Past Times

Past Times: NC Democrats were relieved with 1948 results

Early arrivals at State Democratic Headquarters crowded around the radio at Hotel Carolina to hear returns that put President Truman and Tar Heel Democratic candidates in the lead to start and kept them there.
Early arrivals at State Democratic Headquarters crowded around the radio at Hotel Carolina to hear returns that put President Truman and Tar Heel Democratic candidates in the lead to start and kept them there. N&O Photo

Few Presidential elections could have been as exciting as the famous Truman-Dewey contest in 1948. The notorious “Dewey Defeats Truman” headline may have seemed a safe bet in the early hours following the election, but North Carolina, which was staunchly Democratic, went big for Truman, as well as electing W. Kerr Scott as the new governor. By Thursday morning, Truman was declared the winner, and writer Jim Chaney described the reaction in Raleigh.

A sleepy-eyed State shook its head happily yesterday at the most unbelievable political upset in memory.

Contrary to pollster, the pundit commentators and the big city press, President Harry S. Truman was President still.

Did Chairman Capus Waynick of the State Democratic Executive Committee believe it? Waynick, as party leader for North Carolina, had plugged for Truman without compromise.

“No, I didn’t expect it,” Waynick confessed. “Why should I lie about it?”

“I think,” he said with the incoherency of a man who had sat up all night, “there ought to be a big garbage can for pollsters.

“Truman won this thing himself. It was that little old fighter from Missouri who did it.”

On Capitol Square, Governor Cherry, with Waynick one of the State leaders to go boldly for Truman, released a typewritten and typically Cherry message:

“My congratulations go to President Truman whose election is a definite indication of the decisive action of our citizenship when they are aroused to the real issues.

“Most of the commentators and so far as I know all of the ‘pollsters’ should have a fallen feeling at their failure to contact or analyze the average citizen in arriving at decisions. (The words ‘a fallen feeling’ were neatly underlined.)

“North Carolina in its own quiet and conservative way has kept the faith of its traditions in the Democratic household. We can look forward with confidence to four more years of good government.

“It is hoped and believed that our citizenship in North Carolina regardless of party will cooperate in the further progress of our State.”

That statement, the Governor said, was “just an off-the-reel sort of statement.” He wrote it out at lunchtime between sessions of the Advisory Budget Commission and gave it to his secretaries to type up. But he felt like something ought to be said.

“Did you hear those reports last night,” he chuckled. “They were ridiculous. I couldn’t help thinking about how far they were all wrong.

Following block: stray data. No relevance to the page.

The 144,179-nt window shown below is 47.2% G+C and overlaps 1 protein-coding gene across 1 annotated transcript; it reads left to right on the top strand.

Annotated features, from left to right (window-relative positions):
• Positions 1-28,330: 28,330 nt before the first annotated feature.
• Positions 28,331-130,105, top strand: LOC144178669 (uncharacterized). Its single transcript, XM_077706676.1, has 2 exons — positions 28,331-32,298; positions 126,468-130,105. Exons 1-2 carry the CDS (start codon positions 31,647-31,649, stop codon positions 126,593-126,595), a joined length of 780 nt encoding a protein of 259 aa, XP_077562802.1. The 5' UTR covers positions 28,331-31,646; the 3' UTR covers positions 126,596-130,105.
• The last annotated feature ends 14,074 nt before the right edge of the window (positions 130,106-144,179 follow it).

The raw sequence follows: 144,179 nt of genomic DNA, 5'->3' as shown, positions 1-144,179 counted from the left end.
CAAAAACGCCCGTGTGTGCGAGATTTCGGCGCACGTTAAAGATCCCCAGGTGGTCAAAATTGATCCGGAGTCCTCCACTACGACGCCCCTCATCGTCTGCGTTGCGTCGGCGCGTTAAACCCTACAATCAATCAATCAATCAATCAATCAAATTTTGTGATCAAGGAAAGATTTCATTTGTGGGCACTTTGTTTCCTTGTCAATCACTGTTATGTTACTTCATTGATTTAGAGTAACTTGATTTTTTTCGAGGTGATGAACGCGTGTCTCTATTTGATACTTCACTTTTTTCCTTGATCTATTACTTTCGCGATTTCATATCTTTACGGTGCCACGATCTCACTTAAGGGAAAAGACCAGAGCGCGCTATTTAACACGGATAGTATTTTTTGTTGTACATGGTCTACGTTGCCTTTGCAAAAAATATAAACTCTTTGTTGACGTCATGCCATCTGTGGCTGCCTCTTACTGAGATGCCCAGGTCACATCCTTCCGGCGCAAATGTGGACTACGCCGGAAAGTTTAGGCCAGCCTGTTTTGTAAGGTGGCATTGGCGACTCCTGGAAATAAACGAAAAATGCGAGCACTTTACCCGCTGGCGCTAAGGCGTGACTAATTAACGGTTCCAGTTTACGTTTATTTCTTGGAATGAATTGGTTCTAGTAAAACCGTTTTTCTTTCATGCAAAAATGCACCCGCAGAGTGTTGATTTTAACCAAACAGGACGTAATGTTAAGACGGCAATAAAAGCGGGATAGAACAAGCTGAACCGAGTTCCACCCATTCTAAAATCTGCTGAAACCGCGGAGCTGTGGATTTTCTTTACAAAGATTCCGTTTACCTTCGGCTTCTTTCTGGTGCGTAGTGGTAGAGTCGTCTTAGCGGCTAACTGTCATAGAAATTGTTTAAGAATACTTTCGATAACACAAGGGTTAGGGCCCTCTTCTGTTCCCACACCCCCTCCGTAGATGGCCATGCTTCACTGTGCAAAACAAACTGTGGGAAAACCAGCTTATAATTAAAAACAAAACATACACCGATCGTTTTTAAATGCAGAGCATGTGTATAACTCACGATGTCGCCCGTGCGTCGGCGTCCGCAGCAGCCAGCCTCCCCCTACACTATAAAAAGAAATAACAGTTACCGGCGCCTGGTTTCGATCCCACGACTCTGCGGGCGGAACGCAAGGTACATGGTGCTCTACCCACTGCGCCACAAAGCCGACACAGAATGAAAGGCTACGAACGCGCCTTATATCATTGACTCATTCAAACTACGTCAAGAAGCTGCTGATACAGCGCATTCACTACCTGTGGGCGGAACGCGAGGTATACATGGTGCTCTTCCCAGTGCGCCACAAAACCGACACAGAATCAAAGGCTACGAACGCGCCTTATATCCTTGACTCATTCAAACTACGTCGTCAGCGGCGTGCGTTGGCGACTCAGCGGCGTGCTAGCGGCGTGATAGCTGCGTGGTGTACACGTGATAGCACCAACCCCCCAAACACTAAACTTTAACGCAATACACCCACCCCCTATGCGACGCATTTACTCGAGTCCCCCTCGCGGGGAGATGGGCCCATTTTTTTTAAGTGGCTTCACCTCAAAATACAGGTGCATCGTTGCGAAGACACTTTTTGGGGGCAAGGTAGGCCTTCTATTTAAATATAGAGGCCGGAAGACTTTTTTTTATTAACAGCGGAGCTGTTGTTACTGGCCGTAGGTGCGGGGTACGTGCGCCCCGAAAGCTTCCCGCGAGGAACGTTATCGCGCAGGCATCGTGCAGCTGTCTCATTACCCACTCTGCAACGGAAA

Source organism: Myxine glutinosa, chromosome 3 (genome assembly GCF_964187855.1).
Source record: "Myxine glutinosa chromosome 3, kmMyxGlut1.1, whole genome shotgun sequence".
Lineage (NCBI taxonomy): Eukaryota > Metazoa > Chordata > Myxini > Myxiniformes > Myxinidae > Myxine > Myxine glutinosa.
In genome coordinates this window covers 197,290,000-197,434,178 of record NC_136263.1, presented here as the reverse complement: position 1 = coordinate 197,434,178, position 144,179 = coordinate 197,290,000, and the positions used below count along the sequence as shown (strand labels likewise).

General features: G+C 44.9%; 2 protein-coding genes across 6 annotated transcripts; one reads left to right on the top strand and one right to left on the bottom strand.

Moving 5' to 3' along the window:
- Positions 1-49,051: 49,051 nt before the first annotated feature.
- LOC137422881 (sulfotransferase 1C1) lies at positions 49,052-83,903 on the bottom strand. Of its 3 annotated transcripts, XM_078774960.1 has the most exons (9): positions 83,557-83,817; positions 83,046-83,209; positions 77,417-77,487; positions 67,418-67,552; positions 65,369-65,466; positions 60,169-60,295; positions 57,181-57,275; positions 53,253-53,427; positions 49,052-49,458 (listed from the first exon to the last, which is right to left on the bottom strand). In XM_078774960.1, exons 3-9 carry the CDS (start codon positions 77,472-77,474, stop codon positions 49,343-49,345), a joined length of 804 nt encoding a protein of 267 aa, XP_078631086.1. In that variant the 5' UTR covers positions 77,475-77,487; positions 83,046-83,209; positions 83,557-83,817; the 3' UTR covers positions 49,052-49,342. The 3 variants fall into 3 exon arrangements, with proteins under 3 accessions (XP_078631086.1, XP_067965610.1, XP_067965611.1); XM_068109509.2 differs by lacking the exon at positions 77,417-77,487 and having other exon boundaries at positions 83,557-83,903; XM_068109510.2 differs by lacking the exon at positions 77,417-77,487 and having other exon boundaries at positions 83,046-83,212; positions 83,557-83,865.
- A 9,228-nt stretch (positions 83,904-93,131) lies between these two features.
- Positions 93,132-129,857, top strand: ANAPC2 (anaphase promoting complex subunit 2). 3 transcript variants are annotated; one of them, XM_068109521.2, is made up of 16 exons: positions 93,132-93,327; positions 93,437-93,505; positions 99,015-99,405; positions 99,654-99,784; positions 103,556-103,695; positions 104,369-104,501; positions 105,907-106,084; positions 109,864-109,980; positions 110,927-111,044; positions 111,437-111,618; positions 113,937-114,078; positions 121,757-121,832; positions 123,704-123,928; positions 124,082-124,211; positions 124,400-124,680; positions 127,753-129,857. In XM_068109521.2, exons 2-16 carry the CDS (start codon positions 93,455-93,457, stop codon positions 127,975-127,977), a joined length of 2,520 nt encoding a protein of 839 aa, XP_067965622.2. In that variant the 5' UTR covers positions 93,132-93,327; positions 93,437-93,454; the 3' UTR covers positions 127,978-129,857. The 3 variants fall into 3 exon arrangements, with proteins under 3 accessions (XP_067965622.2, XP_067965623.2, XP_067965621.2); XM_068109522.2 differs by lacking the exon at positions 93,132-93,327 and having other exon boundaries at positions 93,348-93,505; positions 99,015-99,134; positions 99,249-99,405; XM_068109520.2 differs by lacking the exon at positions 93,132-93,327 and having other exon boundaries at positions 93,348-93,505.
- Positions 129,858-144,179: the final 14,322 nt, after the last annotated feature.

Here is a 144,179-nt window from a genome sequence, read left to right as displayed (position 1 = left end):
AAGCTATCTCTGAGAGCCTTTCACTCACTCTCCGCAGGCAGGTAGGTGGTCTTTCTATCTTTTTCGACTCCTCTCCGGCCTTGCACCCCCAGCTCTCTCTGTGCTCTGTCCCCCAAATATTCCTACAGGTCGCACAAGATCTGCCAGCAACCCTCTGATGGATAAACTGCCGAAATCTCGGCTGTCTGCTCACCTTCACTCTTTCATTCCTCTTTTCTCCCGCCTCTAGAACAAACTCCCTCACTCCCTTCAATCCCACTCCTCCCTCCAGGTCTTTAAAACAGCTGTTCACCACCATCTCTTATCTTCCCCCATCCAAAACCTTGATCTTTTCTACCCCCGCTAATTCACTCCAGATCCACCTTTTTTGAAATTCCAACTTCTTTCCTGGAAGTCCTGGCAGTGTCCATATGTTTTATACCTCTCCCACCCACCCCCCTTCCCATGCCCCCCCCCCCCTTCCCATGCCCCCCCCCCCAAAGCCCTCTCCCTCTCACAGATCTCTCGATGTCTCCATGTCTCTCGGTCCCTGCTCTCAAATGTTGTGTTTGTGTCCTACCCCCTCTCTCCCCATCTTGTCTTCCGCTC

“I feel the fact that North Carolina took an even-keel, middle-of-the-road attitude on this thing probably had an effect on our neighbors.”

Speaking of polls, the governor added, laughing, “I wish somebody would poll some of those newspapers which went for Dewey.”

One columnist to predict Truman victory unequivocally and repeatedly was North Carolina’s Lynn Nisbet, Raleigh correspondent of the North Carolina Afternoon Paper Association.

Gubernatorial Nominee Kerr Scott called the national vote a “very fine tribute to Mr. Truman.”

“Not that he didn’t deserve it,” he added.

“Everybody I ran into told me Mr. Truman couldn’t possibly win,” Scott recalled. “That’s what they seemed to be saying all over the country.

“It looks like the people got tired of being told they couldn’t elect him.”

The old Literary Digest must have rolled over in its grave. By Tuesday’s standards, the straw vote forecasting that sent it there was mild speculation.

Even as the last and telling returns were clattering across the teletypes, national magazines and Washington news letters were arriving in the mails with the news – the wrong news.…

It was all like Henry Bridges’ red necktie.

“I’ve been wearing this for a couple of weeks as a campaign tie,” the State auditor explained slowly to dazzled members of the Advisory Budget Commission. “I put it on today as a victory tie.

“I’m glad it’s my tie, and not my face that’s red today.”

The Truman victory?

“Oh my goodness,” Attorney General Harry McMullan confessed, “it was a surprise to me. I’m flabbergasted.

“It’s like the time when Duke had been beating North Carolina all the time. I went over to see a game with Charlie Wooten. I think it was about 1937. We beat Duke. Charlie Wooten said it was too much to enjoy in one day. I’ll have to put it away and take it out every once in a while during the next year.”…

Did it really surprise the experts?

“Not me,” Secretary of State Thad Eure boasted. “I predicted a 150 to 250 thousand majority in the State. I sure have been getting the razzberries during the past week on that.”

There wasn’t a luke-warm Democrat anywhere. The Dixiecrat sympathizers of Monday were waving the party banners, and the Dewey-supporters had vanished like snowflakes. The N&O Nov. 4, 1948

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